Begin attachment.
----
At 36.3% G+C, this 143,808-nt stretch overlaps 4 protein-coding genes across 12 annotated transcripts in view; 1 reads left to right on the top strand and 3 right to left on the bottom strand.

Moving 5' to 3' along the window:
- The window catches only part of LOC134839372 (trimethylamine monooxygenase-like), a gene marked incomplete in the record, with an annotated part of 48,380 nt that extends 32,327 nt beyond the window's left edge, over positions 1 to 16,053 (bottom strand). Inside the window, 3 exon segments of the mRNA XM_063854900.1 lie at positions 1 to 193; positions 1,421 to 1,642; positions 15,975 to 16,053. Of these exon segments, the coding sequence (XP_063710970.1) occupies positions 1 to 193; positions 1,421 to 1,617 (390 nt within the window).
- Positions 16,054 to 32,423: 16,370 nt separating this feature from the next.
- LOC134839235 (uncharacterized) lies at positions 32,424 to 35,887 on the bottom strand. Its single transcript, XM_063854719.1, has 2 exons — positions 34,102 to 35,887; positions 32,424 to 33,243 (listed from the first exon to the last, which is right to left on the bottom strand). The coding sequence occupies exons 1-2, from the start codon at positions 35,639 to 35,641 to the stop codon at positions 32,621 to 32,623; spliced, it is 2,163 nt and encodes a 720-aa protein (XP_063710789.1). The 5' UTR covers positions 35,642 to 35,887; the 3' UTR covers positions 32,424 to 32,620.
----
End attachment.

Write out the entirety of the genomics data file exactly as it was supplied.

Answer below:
At 36.3% G+C, this 143,808-nt stretch overlaps 4 protein-coding genes across 12 annotated transcripts in view; 1 reads left to right on the top strand and 3 right to left on the bottom strand.

Moving 5' to 3' along the window:
- The window catches only part of LOC134839372 (trimethylamine monooxygenase-like), a gene marked incomplete in the record, with an annotated part of 48,380 nt that extends 32,327 nt beyond the window's left edge, over positions 1 to 16,053 (bottom strand). Inside the window, 3 exon segments of the mRNA XM_063854900.1 lie at positions 1 to 193; positions 1,421 to 1,642; positions 15,975 to 16,053. Of these exon segments, the coding sequence (XP_063710970.1) occupies positions 1 to 193; positions 1,421 to 1,617 (390 nt within the window).
- Positions 16,054 to 32,423: 16,370 nt separating this feature from the next.
- LOC134839235 (uncharacterized) lies at positions 32,424 to 35,887 on the bottom strand. Its single transcript, XM_063854719.1, has 2 exons — positions 34,102 to 35,887; positions 32,424 to 33,243 (listed from the first exon to the last, which is right to left on the bottom strand). The coding sequence occupies exons 1-2, from the start codon at positions 35,639 to 35,641 to the stop codon at positions 32,621 to 32,623; spliced, it is 2,163 nt and encodes a 720-aa protein (XP_063710789.1). The 5' UTR covers positions 35,642 to 35,887; the 3' UTR covers positions 32,424 to 32,620.